To recap: After much speculation, reports surfaced this week that Hulu will begin beta-testing Hulu Plus, a $9.95 monthly subscription at the end of next month. Some critics think the move is too late, others just in time. Some suggest $10 is too expensive, others too cheap. In a way, they are all correct.
On one hand, convincing users to pay for something they could use just last week for free is a dicey plan and could lead to a backlash against, and migration from, Hulu.
Plus, $10 is a steep price to start with, even in testing. As I suggested a few months back, various tiers — $5, $10 and more — with different levels of content access might be smarter economically and regarding brand loyalty. And without any iPad or iPhone application and any non-computer-related delivery system period, paying for content most people already received through their cable service is not that appealing.
On the other hand, the content most people seemingly access Hulu for — watching last night’s or last week’s episode they missed — will still be free under this new pay system. That means the Hulu Plus subscription could open up entire series archives to a user, and perhaps people could find value in $120 per year for access to all seasons of popular series such as “24,” “Lost,” “The Office” and maybe even some old, not-currently-on-the-site series. However, it’s still unknown what will be offered behind the Hulu Plus wall, making this all speculation.
But if Hulu Plus gets off the ground successfully, perhaps with an iPad application, the game will be changed.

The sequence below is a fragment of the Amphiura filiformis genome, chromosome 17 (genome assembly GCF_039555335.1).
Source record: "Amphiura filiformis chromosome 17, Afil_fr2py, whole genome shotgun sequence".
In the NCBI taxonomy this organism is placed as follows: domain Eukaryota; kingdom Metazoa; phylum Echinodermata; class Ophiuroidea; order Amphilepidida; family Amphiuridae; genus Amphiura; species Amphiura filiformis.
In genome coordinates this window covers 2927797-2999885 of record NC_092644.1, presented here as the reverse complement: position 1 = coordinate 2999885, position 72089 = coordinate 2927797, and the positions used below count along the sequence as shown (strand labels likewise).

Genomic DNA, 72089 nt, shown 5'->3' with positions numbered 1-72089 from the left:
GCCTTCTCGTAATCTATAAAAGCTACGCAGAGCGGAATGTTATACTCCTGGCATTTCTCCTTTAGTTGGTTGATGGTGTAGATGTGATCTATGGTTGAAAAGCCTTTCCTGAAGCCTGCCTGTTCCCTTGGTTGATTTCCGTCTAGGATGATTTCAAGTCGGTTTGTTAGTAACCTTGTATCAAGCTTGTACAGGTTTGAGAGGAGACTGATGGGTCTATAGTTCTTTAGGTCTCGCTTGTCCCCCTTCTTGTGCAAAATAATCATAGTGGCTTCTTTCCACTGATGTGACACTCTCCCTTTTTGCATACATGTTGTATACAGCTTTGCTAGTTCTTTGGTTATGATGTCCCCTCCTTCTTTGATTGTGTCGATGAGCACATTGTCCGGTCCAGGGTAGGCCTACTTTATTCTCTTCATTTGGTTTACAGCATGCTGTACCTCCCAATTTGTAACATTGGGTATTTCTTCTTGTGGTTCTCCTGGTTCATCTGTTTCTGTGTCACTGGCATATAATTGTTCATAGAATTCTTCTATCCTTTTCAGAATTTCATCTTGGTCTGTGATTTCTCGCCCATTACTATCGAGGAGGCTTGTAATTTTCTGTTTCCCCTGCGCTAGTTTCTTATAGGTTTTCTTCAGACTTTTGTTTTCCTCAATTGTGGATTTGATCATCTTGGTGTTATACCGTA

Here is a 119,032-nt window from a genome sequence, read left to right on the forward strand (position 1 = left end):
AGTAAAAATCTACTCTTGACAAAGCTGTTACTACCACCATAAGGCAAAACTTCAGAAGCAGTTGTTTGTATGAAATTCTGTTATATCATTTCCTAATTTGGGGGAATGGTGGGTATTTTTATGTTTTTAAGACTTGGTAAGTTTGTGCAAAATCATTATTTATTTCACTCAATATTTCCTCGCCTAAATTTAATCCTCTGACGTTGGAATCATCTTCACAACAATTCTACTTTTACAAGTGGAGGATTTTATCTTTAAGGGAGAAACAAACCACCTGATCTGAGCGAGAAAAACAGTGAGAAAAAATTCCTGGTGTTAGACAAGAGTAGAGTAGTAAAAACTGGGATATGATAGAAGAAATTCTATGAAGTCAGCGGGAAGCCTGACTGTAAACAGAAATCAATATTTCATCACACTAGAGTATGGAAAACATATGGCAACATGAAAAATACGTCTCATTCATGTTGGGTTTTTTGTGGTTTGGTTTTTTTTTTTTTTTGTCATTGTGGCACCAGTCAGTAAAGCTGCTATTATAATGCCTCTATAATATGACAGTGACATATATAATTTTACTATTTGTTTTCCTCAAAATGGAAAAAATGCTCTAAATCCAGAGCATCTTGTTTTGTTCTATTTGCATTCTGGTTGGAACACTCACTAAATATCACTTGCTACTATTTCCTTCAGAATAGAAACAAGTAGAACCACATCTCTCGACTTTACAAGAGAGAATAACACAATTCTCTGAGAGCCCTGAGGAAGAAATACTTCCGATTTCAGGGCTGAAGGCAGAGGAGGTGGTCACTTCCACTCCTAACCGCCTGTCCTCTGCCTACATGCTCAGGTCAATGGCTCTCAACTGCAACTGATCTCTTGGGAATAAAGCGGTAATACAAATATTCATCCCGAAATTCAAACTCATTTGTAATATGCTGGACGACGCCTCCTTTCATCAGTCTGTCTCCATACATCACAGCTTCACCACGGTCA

At that point, Hulu would then surely introduce different tiered and even bundled models as an attempt to bring in more revenue and users. It wouldn’t be a shock to see them offer two distinctive services based on users’ access to cable, maybe $5 to $10 for those who pay for cable, $25 or more for those who do not. Or even two distinct models for people who can stand 30-second ads and those who cannot. Throw in bundles and some a la carte options and Hulu could suddenly turn into this decade’s iTunes store.
Those moves could lead to an intense competition between Hulu, iTunes and Netflix because Hulu could start to offer a combination of the services the other two already do. Hell, the cable companies might want in on the fight as well.
For the television and film industries, there will be more desire to produce Hulu-only content thanks to the additional revenue coming in. Networks and companies currently on the outside of the Hulu reach such as Viacom and Time Warner might join in. It wouldn’t be shocking to see some sort of views counter introduced either, to give studios and fans more of an idea of what’s hot and what’s not. Finally, there would surely be more legal battles over online streaming fees and royalties.
For fans, it will be a time of transition but will ultimately lead to a better user experience. Once the application comes along, users will be able to access their Hulu accounts from their computers, smart phones, iPads and definitely televisions. We can also expect more customization — playlists, better search tools, recommendations and more — once Hulu grows in stature.
Hulu’s introductory move could serve as a watershed moment for the monetization of online video streaming. Or it could be a substantial failure. But no matter what the results are, Hulu’s play has crucial implications for viewers and industries alike.